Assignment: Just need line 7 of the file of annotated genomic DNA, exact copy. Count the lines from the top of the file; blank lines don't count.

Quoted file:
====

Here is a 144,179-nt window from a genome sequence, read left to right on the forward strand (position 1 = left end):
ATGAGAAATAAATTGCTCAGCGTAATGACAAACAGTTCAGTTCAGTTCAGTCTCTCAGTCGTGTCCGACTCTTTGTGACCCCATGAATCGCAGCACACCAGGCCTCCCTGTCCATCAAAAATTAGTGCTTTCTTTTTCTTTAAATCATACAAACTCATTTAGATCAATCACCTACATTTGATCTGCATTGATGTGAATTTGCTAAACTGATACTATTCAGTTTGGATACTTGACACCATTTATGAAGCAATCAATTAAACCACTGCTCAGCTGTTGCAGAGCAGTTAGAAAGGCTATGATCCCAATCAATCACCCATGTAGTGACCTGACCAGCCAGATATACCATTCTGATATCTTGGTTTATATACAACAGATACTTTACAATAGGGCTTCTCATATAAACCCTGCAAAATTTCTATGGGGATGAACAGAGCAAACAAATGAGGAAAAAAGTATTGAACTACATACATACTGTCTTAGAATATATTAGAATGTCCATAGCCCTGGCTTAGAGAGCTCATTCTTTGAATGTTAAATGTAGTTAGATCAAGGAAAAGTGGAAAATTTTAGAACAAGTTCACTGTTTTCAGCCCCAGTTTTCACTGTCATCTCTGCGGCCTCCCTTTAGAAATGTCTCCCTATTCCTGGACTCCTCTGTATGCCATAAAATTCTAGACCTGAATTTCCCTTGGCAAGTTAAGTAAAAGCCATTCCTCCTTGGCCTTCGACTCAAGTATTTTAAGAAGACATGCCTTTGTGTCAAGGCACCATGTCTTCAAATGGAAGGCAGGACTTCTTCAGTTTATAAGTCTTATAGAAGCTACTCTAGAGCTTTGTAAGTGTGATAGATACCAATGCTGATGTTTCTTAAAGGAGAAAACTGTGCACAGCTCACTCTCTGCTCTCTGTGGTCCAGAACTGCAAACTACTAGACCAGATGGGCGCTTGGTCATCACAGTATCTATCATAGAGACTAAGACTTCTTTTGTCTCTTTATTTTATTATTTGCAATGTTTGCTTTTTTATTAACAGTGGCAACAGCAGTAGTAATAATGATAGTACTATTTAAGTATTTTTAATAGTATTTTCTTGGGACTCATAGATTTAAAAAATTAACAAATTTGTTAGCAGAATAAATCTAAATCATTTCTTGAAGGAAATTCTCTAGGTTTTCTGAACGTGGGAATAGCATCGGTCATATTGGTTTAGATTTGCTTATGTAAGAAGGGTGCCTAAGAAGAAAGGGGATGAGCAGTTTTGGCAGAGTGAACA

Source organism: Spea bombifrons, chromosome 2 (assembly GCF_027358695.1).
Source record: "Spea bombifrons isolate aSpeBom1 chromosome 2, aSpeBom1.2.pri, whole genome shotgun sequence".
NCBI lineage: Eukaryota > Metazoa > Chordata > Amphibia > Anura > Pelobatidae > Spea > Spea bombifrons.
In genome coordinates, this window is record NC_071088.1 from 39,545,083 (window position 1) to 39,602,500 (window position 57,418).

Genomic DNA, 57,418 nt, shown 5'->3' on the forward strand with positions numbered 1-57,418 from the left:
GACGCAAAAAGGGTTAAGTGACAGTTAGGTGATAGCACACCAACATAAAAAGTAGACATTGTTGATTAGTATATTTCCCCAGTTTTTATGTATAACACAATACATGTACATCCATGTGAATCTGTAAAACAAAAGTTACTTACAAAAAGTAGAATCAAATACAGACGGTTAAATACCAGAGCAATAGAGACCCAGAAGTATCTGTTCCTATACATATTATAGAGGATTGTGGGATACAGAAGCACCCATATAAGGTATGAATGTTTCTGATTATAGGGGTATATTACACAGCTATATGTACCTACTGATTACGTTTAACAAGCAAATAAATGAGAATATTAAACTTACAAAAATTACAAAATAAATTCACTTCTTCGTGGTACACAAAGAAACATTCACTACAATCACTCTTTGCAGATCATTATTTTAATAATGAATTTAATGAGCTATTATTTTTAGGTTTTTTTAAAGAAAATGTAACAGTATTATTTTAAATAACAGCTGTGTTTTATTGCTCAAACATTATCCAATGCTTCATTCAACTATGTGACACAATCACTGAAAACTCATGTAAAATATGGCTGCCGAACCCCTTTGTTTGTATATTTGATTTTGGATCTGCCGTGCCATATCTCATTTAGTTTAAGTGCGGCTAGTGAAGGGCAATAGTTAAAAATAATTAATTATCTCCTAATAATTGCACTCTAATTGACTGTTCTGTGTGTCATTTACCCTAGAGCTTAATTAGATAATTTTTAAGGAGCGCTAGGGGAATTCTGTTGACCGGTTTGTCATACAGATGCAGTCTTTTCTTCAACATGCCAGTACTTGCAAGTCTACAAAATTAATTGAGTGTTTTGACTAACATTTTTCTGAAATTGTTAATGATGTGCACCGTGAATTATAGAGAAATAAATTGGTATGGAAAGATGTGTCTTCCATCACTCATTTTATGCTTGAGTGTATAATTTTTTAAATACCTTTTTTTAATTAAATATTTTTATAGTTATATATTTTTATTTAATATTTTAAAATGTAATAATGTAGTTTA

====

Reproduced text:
Genomic DNA, 57,418 nt, shown 5'->3' on the forward strand with positions numbered 1-57,418 from the left: